Apple rolled out iOS 15 on Sept. 20, 2021. The release provides users of iOS devices — iPhone, iPad, iPod Touch — the ability to load remote content privately, blocking the sender’s ability to track opens.
I’ve addressed iOS 15 twice, explaining its likely effect on email marketing and steps to prepare. In this post, I’ll review the impact thus far, including how marketers should adust moving forward.
First, it’s important to revisit how open rates have never been accurate. Email software embeds a 1-pixel image to capture an open. A recipient who opens an email unwittingly loads that image, which the software tracks. The software doesn’t count opens; it counts image downloads.
It’s a less-than-perfect way to measure opens. It cannot capture:
- Emails that allow recipients to read without downloading images.
- Text-only emails.
- HTML emails in a preview pane without images loaded.
Some email client software uses text-only messages by default. Examples include smartwatches, gaming devices, and voice assistants. None of those have captured opens since they do not download images.
iOS 15’s Mail Privacy Protection automatically reports every email as having been opened. Thus users who have enacted that protection on their iPhones report as an open, actual or not. Apple iOS accounts for roughly 48% of mobile devices worldwide. And upwards of 80% of email opens occur on mobile devices. The impact, therefore, is potentially substantial.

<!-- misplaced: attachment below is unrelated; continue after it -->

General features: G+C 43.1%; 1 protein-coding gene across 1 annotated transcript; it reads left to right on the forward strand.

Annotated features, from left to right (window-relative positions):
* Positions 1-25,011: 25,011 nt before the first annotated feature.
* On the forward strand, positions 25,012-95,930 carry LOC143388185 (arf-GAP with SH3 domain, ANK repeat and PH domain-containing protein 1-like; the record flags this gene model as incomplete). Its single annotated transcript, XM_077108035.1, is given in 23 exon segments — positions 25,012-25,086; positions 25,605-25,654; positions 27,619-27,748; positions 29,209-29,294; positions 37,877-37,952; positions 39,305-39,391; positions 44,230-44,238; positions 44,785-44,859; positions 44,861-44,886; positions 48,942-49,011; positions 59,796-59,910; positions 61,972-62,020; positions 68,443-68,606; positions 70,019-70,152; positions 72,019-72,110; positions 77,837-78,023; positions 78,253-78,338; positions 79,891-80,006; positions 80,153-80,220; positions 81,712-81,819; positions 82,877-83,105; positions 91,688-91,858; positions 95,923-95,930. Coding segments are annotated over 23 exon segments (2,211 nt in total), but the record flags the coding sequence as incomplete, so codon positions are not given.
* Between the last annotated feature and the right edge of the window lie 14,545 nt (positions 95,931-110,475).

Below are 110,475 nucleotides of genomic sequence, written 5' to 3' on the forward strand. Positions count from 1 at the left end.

Brands with a higher percentage of mobile users will experience more inflated open rates. Brands with mostly desktop recipients will see less of an impact. Among my clients at Acxiom, open rates since Sept. 20 have increased by 10-20%. I’m aware of brands with increases of 50% or more.
Regardless, the immediate feedback of instant open rates will likely go away. This includes the testing of subject lines. Marketers have long relied on testing the words, phrases, and timing that prompt recipients to open.
Now, with iOS 15, it’s difficult to A/B test subject lines on, say, 20% of a list and send the version with the highest open rate to the remaining 80%.
Nonetheless, marketers and email service providers are experimenting with workarounds. Litmus, for example, separates iOS metrics from others, providing senders with what it calls “reliable” data. This helps in the short term for marketers dependent on open rates.
However, the longer-term effect is likely to wean marketers from instant email feedback and focus, instead, on engagement metrics such as clicks and conversions. Both are largely unaffected by iOS 15, although the click-to-open rate will be inaccurate.
Ecommerce email-marketing metrics, post iOS 15, will measure what matters: the impact on sales. Subject lines, body copy, timing — all ultimately impact conversions. Tracking an email’s open rates will shift to monitoring its effect on profits.